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What does 'QWERTY' have to do with Valentine's Day?

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By Paul Niemann

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[FEB. 12, 2004]  Before we jump into the usual topic of inventions, let's start with a brief history of Valentine's Day. There were actually three men named Valentine, and all three became martyrs.

Around 270 A.D., the emperor Claudius banned marriage in the Roman Empire. His reasoning was that married men were weak soldiers. But a Catholic priest named Valentine secretly married the couples that came to him. When Claudius found out, Valentine tried to convert him. He failed, though, and the emperor had him imprisoned before executing him. While he was in prison, he fell in love with the jailer's blind daughter and cured her. Upon Valentine's departure, he gave her a farewell message that read, "From your Valentine."

Legend has it that the middle of February may have been chosen as Valentine's Day because it was the mating season of birds during the Middle Ages in Europe. I guess that clears up the misconception that Hallmark created the holiday. Actually, Valentine's Day was created in the fifth century A.D. to replace a pagan festival. As for Cupid, he was the son of Venus, the Roman god of love.

Now back to our story.

Two of the most notable Valentine's Day inventions came from Christopher Sholes and George Ferris. Since you know what Ferris invented, we'll start with Sholes.

As you type away on your computer keyboard, have you ever wondered why the letters are arranged that way? Why didn't they just put them in alphabetical order?

Christopher Sholes was born on Valentine's Day in 1819 in Danville, Pa. A two-time Wisconsin state senator who helped found the Republican Party in Wisconsin, Sholes was asked by President Lincoln to become customs collector for the port of Milwaukee. Later he invented the first practical typewriter, in 1872.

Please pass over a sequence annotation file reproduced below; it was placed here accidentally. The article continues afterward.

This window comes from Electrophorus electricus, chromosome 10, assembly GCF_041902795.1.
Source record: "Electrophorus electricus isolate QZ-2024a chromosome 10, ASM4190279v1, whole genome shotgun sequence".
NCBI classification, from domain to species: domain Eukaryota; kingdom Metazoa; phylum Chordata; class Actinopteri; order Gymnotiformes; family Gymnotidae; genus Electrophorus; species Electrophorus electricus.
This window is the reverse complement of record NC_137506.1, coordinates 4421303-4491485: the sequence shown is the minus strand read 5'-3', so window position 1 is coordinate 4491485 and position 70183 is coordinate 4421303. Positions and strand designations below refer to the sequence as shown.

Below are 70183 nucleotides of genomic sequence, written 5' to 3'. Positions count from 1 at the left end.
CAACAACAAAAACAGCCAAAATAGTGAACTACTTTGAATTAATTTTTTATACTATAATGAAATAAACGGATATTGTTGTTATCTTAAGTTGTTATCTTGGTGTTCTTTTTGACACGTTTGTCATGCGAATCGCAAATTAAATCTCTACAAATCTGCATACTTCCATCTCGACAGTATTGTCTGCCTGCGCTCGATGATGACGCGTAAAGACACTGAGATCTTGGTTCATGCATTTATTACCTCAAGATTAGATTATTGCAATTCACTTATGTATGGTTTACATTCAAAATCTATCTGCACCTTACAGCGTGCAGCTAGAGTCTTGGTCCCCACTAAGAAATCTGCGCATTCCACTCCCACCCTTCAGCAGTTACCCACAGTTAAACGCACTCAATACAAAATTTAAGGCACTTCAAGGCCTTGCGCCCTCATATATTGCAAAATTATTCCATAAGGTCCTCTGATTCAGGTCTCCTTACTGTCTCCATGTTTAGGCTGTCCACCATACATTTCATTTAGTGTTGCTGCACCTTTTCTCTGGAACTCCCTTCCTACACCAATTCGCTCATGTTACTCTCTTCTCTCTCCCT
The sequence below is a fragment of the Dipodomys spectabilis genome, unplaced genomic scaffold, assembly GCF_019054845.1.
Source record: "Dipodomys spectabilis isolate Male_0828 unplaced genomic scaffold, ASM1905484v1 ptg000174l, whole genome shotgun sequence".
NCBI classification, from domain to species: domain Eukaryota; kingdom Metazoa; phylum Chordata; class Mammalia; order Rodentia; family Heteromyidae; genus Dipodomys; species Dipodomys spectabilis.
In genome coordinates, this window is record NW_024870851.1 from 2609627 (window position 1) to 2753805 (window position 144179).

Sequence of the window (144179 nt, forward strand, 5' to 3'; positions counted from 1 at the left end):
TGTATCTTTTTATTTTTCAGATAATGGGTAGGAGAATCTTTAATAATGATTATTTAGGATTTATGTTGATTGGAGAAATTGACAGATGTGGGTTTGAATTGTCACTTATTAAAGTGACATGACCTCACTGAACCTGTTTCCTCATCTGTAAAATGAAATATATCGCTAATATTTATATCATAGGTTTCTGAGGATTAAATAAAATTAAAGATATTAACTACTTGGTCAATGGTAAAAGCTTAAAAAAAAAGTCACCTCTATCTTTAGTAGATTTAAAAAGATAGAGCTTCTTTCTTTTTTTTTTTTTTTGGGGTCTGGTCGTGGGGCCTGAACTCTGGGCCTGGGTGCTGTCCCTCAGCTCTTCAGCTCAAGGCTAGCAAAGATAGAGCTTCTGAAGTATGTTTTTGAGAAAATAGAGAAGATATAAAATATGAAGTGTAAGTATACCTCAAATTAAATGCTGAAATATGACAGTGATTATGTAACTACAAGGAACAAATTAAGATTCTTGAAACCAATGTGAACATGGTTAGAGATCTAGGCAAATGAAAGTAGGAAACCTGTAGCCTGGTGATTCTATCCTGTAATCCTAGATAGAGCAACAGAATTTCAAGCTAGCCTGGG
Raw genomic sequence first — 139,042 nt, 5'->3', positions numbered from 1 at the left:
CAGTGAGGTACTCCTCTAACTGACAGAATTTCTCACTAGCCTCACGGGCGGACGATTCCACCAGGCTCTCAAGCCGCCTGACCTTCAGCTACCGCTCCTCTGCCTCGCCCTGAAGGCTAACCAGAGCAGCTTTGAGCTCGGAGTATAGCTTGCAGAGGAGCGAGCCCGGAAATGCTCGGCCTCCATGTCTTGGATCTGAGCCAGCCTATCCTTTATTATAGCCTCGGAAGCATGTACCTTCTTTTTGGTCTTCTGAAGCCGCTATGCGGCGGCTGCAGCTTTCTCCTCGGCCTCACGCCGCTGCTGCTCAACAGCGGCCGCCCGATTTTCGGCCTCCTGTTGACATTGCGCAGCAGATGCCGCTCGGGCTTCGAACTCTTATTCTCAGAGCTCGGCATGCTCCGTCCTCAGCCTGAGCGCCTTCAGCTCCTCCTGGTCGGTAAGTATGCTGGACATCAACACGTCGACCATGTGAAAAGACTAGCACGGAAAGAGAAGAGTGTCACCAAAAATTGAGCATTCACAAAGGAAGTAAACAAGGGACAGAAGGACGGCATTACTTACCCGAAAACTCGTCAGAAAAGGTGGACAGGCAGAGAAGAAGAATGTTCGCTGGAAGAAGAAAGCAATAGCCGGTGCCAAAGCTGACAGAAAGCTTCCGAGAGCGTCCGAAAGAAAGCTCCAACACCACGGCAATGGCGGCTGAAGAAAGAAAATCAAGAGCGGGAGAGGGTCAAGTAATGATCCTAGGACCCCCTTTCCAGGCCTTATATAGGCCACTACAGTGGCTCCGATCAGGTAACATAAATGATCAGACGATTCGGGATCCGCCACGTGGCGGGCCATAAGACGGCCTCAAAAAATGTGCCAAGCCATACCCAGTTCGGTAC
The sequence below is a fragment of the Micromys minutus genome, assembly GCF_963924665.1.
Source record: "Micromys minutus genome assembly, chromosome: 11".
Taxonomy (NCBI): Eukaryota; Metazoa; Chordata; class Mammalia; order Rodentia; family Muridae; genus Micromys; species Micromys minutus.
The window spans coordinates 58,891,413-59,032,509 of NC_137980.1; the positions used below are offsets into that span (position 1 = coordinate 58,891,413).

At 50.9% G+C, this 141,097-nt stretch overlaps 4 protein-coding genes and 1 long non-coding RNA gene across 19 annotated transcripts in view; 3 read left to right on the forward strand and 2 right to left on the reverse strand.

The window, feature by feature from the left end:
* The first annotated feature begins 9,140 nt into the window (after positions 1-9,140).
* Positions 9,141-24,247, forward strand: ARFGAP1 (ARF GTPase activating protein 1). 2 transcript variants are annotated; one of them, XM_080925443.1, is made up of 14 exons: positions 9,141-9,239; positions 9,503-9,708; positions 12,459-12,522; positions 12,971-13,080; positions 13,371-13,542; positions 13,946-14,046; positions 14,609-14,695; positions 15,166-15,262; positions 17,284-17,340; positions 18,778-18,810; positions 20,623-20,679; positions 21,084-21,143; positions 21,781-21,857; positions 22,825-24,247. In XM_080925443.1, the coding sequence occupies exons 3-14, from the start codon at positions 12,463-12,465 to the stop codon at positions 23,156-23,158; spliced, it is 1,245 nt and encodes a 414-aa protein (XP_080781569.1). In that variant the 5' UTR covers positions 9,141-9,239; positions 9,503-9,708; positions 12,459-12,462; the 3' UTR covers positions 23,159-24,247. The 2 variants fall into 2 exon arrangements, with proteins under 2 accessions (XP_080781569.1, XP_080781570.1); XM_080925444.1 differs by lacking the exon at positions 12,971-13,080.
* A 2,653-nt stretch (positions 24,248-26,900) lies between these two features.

In the early days, people used the two-finger "hunt and peck" method that's still popular today. The letters of Sholes' typewriter were originally arranged in alphabetical order, and a typewriter tended to jam when the user typed too fast. To solve this problem, Sholes redesigned the keyboard so that the most common letters were farther away from each other, hoping to slow down the rate of typing and reduce the jamming. The result is the "QWERTY" design.

 

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The following year, Sholes sold the rights of his typewriter to Remington, which is the same company that makes Remington rifles. He later added the shift key so that people could type lowercase letters as well as uppercase letters.

Mark Twain, who sometimes invested in new inventions, was the first author to submit a typewritten manuscript to his publisher.

As for George Ferris and his wheel, George Washington Gale Ferris was born on Valentine's Day in 1859 in Galesburg and moved with his family to Carson City, Nev., at age 5. There was a second person named George Ferris who was born just two weeks after the first one. He also moved to Carson City, but it was much later than when the first George Ferris lived there.

Like Sholes, Ferris was also an engineer. George built the Ferris wheel for sightseeing purposes, and it made its debut at the Chicago Fair in 1893. It was 264 feet tall and had 36 cars, each one seating 40 people. It carried more than 1 million paying customers during the 19 weeks of the fair, grossing a little more than $725,000.

A duplicate of the wheel was constructed for the 1900 Paris Exposition, while the original wheel was taken down and reconstructed in St. Louis for the 1904 Exposition. Two years later, it was torn down.

Ferris' wife stopped the wheel when it reached the top for the very first time and toasted him. What a great way to celebrate Valentine's Day! What a great way to end this story!

Actually, it didn't happen on Valentine's Day. It happened in June. And this story is not quite over yet.

A few other interesting events surround Valentine's Day. Two states, Oregon and Arizona, were added to the union on Valentine's Day. Oregon became the 33rd state in 1859, and Arizona became the 48th state in 1912. Two other well-known people were born on Valentine's Day
-- Jimmy Hoffa in 1913 and Mrs. Brady herself, Florence Henderson, in 1934.

And now the story is officially over.

 

[Paul Niemann]

Invention Mysteries is written each week by Paul Niemann. He can be reached at niemann7@inventionmysteries.com.

Copyright Paul Niemann 2004

Last week's column in LDN: "Celebrate Black History Month with these inventors"

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